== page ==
The driver: executor errors by way of TaskSetManager   Yes, believe it or not, we haven’t escaped the shadow of the Executor just yet. We’ve seen our fair share of the driver’s stdout. But what about stderr? Wouldn’t any reasonable person expect to see some of those juicy errors there as well?   We pride ourselves on being occasionally reasonable, so we did check. And lo and behold:
Turns out there is yet another component that reports errors from the executors: TaskSetManager; our good friend DAGScheduler also logs this error when a stage crashes because of it. Both of them, however, do this while processing events initially originating in the executors; where does the traceback really come from? In a rare flash of logic in our dark journey, from the Executor class, specifically the run method:
Aha, there’s a Serializer here! That’s very promising, we should be able to extend/replace it to encrypt the exception before actual serialization, right? Wrong. In fact, to our dismay, that used to be possible but was removed in version 2.0.0 (reference: https://issues.apache.org/jira/browse/SPARK-12414).   Seeing as how nothing is configurable at this end, let’s go back to the TaskSetManager and DAGScheduler and note that the offending tracebacks are logged by both of them. Since we are already manipulating the logging mechanism, why not go further down that lane and encrypt these logs as well?   Sure, that’s a possible solution. However, both log lines, as you can see in the snippet, are INFO. To find out that this particular log line contains a Python traceback from an executor we’d have to modify the Layout to parse it. Instead of doing that and risking writing a bad regex (a distinct possibility as some believe a good regex is an animal about as real as a unicorn) we decided to go for a simple and elegant solution. We simply don’t ship the .jar containing the Layout to the driver; like we said, elegant. That turns out to have the following effect:
And that’s all that we find in the stderr! Which suits us just fine, as any errors from the driver will be wrapped in Py4J, diligently reported in the stdout and, as we’ve established, encrypted.   The driver: python errors   That takes care of the executor errors in the driver. But the driver is nothing to sniff at either. It can fail and log exceptions just as well, can’t it?   As you have probably already guessed, this isn’t really a problem. After all, the driver is just running python code, and we’re already calling init_logging().   Satisfyingly enough it turns out to work as one would expect. For these errors we again need to look at the driver’s stdout. If we raise the exception in the code executed in the driver (i.e. the main function) the stdout normally contains:
Calling init_logging() turns this traceback into:
Conclusion   And thus our journey comes to an end. Ultimately our struggle has led us to two realizations; neither is particularly groundbreaking, but both are important to understand when dealing with PySpark:   Spark is not afraid to repeat itself in the logs, especially when it comes to errors. PySpark specifically is written in such a way that the driver and the executors are very different.   Before we say our goodbyes we feel like we must address one question: WHY? Why go through with this and not just abandon this complicated project?    Considering that the data our Spark jobs tend to handle is very sensitive, in most cases it is various properties of emails sent or received by our customers. If we give up on encrypting the exceptions, we must accept that this very sensitive information could end up in a traceback, at which point it will be propagated by Spark to various log files. The only real way to guarantee no personal data is leaked in this case is to forbid access to the logs altogether.   And while we did have to descend into the abyss and come back to achieve error encryption, debugging Spark jobs without access to logs is inviting the abyss inside yourself.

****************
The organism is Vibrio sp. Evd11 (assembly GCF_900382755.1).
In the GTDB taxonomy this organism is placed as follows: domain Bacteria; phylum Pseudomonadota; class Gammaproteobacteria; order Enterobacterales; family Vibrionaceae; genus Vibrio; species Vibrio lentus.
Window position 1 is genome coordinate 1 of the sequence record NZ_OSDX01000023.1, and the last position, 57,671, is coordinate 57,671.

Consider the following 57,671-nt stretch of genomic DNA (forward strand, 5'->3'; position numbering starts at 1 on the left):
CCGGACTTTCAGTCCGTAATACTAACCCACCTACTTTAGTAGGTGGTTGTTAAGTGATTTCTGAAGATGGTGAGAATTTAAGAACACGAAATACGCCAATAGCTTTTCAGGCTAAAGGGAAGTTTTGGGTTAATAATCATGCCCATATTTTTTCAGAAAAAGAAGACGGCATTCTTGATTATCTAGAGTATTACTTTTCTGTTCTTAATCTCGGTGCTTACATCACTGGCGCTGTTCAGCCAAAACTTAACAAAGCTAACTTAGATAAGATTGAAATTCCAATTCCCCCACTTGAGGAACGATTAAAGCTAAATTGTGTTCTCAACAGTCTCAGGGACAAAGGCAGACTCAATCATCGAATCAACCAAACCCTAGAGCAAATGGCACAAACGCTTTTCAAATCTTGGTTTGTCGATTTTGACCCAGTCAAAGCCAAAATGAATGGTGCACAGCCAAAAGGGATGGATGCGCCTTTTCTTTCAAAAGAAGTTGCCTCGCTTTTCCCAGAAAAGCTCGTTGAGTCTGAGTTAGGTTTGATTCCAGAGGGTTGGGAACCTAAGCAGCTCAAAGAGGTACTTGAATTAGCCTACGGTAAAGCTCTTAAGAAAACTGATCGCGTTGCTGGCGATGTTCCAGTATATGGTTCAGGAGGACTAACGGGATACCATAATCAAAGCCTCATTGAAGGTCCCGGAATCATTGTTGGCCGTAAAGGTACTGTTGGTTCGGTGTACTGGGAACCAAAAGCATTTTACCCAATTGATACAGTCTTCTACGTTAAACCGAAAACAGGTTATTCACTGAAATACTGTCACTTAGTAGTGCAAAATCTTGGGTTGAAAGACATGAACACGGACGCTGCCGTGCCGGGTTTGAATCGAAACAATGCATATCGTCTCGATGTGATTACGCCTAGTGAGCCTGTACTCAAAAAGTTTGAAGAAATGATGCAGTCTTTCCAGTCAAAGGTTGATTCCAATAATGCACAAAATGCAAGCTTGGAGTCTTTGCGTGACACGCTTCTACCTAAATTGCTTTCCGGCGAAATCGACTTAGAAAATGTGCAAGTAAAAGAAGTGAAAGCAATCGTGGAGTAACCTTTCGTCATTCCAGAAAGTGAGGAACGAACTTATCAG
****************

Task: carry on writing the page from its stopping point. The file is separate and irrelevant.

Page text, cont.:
Life at Tessian
Why We’re Logging Off at Lunchtime This Summer
By Paige Rinke
12 May 2021
We don’t have to tell people that it’s been a hard year.  We’ve all been locked inside, unable to leave our local areas to explore the world around us. Tessians haven’t been able to see their families and friends IRL, and relationships have had to be maintained on zoom.  It’s tough, and it’s definitely weighing on all of us.  But, this summer we want to change that and hopefully give our Tessians the chance to make up for lost time. To spend time with loved ones, to take care of themselves, and (maybe, just maybe!) even board a plane again. We’ve been running what we’ve deemed “Refreshian Day” over the last year. This is a day we all take each quarter, to all be offline together, and to focus purely on taking care of ourselves.  Want to learn more? Check out this blog: Why Shutting Down Tessian Was The Best Decision We Ever Made. With the success of these days, we’re introducing something new: Refreshian Summer.  So, what exactly is Refreshian Summer? Every Friday in July and August will be a half day for Tessians – meaning we will all log off around lunchtime. No annual leave needs to be logged to take these afternoons off, it’s just time for all Tessians to spend doing whatever will bring them joy or relaxation. This seems like a lot of time off….why are we doing this?  First, we think it’s simply the right thing to do. Research has shown that in countries like the US and UK (where most Tessians are based), people are working 2 – 3 hours more per day. The line between our personal and professional lives are blurry and everyone seems to always be online. That means there’s never a delay between emails. It’s a perpetual cycle of quick responses, and persistent, intense pace. And, because people aren’t taking time off, there’s no real “break”.  While we don’t expect the pace to change (hypergrowth will always be demanding, and we like it that way!), we can change the way that we support our people.  We’ve found that on Refreshian Day, people genuinely manage to switch off, without worrying about what’s going on in their absence, or the number of emails that are coming through (because there aren’t any!). We want to create this feeling all summer. After what we’ve all been through, we really need to be able to take advantage of the sunniest days, in whatever way we like, and truly relax.  Plus, there’s some pretty cool research on how having something to look forward to bolsters our ability to cope with stress – we could all use a little of that right now!